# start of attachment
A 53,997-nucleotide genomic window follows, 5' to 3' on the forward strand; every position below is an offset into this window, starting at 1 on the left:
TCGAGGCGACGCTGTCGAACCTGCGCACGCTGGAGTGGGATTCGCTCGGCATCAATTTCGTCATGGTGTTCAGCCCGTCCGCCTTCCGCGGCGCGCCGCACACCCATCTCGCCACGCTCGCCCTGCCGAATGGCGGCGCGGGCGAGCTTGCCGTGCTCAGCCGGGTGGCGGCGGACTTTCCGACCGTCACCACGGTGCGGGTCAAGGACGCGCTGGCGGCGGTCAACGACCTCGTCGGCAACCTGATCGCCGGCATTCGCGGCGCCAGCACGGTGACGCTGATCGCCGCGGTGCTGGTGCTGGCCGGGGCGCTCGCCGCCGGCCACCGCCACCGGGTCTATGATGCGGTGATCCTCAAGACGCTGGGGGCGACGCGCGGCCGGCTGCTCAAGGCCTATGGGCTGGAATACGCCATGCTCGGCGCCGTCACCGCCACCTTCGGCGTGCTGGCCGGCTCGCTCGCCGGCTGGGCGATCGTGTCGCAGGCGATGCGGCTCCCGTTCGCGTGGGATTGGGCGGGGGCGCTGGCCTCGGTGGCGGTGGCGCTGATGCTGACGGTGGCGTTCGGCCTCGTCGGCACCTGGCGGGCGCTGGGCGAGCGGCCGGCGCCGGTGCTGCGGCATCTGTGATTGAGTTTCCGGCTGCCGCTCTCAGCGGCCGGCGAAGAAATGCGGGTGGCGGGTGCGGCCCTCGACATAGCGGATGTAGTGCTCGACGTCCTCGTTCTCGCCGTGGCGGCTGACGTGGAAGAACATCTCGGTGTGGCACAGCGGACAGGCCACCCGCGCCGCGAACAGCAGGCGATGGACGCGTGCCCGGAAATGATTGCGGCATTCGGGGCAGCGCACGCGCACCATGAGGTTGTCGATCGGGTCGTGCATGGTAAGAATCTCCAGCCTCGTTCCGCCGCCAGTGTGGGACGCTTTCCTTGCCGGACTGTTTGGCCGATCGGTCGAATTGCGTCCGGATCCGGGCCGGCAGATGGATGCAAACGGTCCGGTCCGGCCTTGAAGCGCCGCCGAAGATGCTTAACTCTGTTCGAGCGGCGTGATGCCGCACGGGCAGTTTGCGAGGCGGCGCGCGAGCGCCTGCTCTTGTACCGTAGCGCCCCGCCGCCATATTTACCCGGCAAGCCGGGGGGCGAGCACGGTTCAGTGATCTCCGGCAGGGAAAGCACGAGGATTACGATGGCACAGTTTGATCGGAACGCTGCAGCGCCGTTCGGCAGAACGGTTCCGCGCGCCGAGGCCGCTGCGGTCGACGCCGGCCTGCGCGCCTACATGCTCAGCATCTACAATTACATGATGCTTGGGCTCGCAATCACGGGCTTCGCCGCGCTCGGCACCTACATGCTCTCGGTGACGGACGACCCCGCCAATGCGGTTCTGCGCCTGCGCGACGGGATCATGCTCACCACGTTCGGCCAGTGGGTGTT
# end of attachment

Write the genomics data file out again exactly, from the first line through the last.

A 53,997-nucleotide genomic window follows, 5' to 3' on the forward strand; every position below is an offset into this window, starting at 1 on the left:
TCGAGGCGACGCTGTCGAACCTGCGCACGCTGGAGTGGGATTCGCTCGGCATCAATTTCGTCATGGTGTTCAGCCCGTCCGCCTTCCGCGGCGCGCCGCACACCCATCTCGCCACGCTCGCCCTGCCGAATGGCGGCGCGGGCGAGCTTGCCGTGCTCAGCCGGGTGGCGGCGGACTTTCCGACCGTCACCACGGTGCGGGTCAAGGACGCGCTGGCGGCGGTCAACGACCTCGTCGGCAACCTGATCGCCGGCATTCGCGGCGCCAGCACGGTGACGCTGATCGCCGCGGTGCTGGTGCTGGCCGGGGCGCTCGCCGCCGGCCACCGCCACCGGGTCTATGATGCGGTGATCCTCAAGACGCTGGGGGCGACGCGCGGCCGGCTGCTCAAGGCCTATGGGCTGGAATACGCCATGCTCGGCGCCGTCACCGCCACCTTCGGCGTGCTGGCCGGCTCGCTCGCCGGCTGGGCGATCGTGTCGCAGGCGATGCGGCTCCCGTTCGCGTGGGATTGGGCGGGGGCGCTGGCCTCGGTGGCGGTGGCGCTGATGCTGACGGTGGCGTTCGGCCTCGTCGGCACCTGGCGGGCGCTGGGCGAGCGGCCGGCGCCGGTGCTGCGGCATCTGTGATTGAGTTTCCGGCTGCCGCTCTCAGCGGCCGGCGAAGAAATGCGGGTGGCGGGTGCGGCCCTCGACATAGCGGATGTAGTGCTCGACGTCCTCGTTCTCGCCGTGGCGGCTGACGTGGAAGAACATCTCGGTGTGGCACAGCGGACAGGCCACCCGCGCCGCGAACAGCAGGCGATGGACGCGTGCCCGGAAATGATTGCGGCATTCGGGGCAGCGCACGCGCACCATGAGGTTGTCGATCGGGTCGTGCATGGTAAGAATCTCCAGCCTCGTTCCGCCGCCAGTGTGGGACGCTTTCCTTGCCGGACTGTTTGGCCGATCGGTCGAATTGCGTCCGGATCCGGGCCGGCAGATGGATGCAAACGGTCCGGTCCGGCCTTGAAGCGCCGCCGAAGATGCTTAACTCTGTTCGAGCGGCGTGATGCCGCACGGGCAGTTTGCGAGGCGGCGCGCGAGCGCCTGCTCTTGTACCGTAGCGCCCCGCCGCCATATTTACCCGGCAAGCCGGGGGGCGAGCACGGTTCAGTGATCTCCGGCAGGGAAAGCACGAGGATTACGATGGCACAGTTTGATCGGAACGCTGCAGCGCCGTTCGGCAGAACGGTTCCGCGCGCCGAGGCCGCTGCGGTCGACGCCGGCCTGCGCGCCTACATGCTCAGCATCTACAATTACATGATGCTTGGGCTCGCAATCACGGGCTTCGCCGCGCTCGGCACCTACATGCTCTCGGTGACGGACGACCCCGCCAATGCGGTTCTGCGCCTGCGCGACGGGATCATGCTCACCACGTTCGGCCAGTGGGTGTT